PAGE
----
How broken hearts can save lives
Nov. 18, 2019
The holidays are a time when we need to strike a balance. On one hand, we get to see family and friends we don’t see very often. It’s fun to sit down, maybe have some drinks together, and catch up. But if we then get behind the wheel, we can deprive another family of seeing their loved one at the holidays — or ever again.
That was certainly the case for Barb Degnan, whose son Dan was killed by an impaired driver in a crash on Christmas Eve, 1992. He was just 20 years old. The selfish person who chose to get behind the wheel that night ensured that the holidays would be a time of mourning instead of joy for the Degnan family from that year on. “Dan was the joy of my life,” said Barb in a 2014 news conference, her voice shaking with emotion. “He was killed by an impaired driver.”
But Barb channeled her grief into action. For years, she worked with the state legislature and the Department of Public Safety to develop and design a license plate that would memorialize Dan and all those injured and killed by impaired drivers. It reads “Remembering Victims of Impaired Drivers,” and features a telling symbol of Barb’s grief: a broken heart. The broken heart plate was released in 2010, and nearly 1,700 Minnesota vehicles currently display it.
Dan was not the only victim of an impaired driver that year. In 1992 in Minnesota, 148 people were killed in drunk driving-related crashes. That number had dropped to 112 by the time his mom got the broken heart license plate into circulation in 2010, and it was down to 84 in 2018.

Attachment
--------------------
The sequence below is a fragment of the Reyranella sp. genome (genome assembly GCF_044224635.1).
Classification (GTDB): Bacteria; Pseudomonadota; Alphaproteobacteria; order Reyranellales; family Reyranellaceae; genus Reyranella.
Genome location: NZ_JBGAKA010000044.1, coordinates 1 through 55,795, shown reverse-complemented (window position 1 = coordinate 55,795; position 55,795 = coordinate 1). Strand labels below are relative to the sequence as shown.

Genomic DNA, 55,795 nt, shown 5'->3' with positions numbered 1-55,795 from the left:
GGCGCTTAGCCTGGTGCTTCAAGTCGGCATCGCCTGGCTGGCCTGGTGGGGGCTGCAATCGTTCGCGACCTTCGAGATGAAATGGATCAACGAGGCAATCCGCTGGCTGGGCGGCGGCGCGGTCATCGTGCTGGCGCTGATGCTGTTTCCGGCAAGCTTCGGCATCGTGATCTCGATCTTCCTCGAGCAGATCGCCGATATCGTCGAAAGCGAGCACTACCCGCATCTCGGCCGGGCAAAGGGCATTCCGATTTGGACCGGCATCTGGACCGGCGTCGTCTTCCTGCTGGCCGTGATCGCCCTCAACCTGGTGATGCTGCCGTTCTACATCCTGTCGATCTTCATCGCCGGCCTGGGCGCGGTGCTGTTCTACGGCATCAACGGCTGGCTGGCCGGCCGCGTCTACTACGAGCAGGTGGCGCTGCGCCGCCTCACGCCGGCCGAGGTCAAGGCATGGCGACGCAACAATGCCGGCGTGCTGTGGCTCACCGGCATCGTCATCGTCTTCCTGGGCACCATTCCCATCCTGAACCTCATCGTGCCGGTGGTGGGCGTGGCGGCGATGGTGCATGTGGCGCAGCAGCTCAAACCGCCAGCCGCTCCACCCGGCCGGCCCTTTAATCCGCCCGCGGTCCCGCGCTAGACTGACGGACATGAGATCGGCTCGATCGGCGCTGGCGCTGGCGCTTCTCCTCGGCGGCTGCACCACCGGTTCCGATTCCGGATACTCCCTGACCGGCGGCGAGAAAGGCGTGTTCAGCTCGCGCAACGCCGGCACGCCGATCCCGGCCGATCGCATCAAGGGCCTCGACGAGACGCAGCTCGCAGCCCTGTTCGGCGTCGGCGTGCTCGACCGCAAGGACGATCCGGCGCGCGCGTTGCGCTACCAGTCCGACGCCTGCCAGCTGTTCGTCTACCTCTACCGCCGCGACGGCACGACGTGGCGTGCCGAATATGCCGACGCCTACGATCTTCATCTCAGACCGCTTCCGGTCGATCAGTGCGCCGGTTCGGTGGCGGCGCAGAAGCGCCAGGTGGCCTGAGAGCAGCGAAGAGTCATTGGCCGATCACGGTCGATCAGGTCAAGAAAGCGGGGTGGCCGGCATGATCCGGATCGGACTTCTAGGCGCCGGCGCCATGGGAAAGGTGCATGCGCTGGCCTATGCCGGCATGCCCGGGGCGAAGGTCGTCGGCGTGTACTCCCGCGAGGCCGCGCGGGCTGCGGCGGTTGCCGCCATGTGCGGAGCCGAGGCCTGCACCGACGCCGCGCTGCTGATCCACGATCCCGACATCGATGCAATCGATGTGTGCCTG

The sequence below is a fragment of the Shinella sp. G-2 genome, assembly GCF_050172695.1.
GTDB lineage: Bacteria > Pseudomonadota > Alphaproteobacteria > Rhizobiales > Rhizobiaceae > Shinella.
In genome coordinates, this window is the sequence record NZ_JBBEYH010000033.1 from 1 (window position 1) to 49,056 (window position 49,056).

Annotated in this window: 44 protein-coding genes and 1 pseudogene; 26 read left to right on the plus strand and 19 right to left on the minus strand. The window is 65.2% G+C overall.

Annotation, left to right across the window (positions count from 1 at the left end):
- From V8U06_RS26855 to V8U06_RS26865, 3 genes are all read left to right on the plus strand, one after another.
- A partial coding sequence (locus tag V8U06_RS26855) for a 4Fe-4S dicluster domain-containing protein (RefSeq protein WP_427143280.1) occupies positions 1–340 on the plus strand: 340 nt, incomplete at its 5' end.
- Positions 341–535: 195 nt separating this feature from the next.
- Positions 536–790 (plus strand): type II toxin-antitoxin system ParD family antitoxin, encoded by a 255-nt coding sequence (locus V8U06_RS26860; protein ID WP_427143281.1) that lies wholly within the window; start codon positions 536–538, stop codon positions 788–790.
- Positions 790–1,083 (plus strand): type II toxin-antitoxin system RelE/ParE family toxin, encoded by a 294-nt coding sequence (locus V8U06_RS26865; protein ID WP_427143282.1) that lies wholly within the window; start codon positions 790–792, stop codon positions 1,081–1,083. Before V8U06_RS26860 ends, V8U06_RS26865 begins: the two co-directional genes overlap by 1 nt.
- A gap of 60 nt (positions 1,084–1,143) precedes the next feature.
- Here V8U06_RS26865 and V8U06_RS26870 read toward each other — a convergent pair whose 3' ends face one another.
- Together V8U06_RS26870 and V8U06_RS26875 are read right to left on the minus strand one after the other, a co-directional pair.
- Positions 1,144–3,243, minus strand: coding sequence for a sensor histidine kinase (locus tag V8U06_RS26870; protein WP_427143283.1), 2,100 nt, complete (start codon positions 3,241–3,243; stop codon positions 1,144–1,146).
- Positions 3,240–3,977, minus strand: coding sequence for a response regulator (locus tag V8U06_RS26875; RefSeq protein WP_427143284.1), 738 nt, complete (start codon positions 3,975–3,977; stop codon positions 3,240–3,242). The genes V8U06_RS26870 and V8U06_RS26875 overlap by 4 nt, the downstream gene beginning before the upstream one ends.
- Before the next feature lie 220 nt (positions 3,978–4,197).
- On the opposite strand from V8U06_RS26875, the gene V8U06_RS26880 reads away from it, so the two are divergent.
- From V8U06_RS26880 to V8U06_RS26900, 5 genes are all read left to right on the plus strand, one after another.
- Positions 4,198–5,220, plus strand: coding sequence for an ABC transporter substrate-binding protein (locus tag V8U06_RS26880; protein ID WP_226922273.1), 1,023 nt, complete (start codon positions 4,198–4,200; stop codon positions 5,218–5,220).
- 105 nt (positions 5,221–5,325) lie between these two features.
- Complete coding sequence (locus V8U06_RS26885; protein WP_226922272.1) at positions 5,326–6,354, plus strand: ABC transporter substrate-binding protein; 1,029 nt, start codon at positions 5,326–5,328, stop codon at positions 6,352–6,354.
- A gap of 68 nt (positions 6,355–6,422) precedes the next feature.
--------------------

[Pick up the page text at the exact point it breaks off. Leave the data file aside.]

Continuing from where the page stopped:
It is indeed encouraging that the number of impaired driving victims has dropped by 43 percent since that awful Christmas Eve in 1992, but there is so much more to do. That drop is due in part to activists like Barb, who hope these gestures will not only memorialize their loved ones but remind others to think twice before getting behind the wheel if they are impaired.
And there are many ways to avoid that situation, especially if you plan ahead: Order a cab or ride-share, designate a driver, or stay at the location of the party. Keep an eye on friends and make sure they don’t drive impaired. Offer to pick up a loved one anywhere, anytime, no questions asked.
If you see impaired driving behavior, call 911 and provide location, license plate number, if possible, and observed dangerous behavior. Law enforcement officers are working to keep all of us safe from the poor decisions of other drivers, and during the holidays, extra DWI enforcement helps remove dangerous drivers from the road.
There are so many ways to avoid the heartbreak that Barb’s family has had to endure for the past 27 years. There are so many ways to use a broken heart to save lives.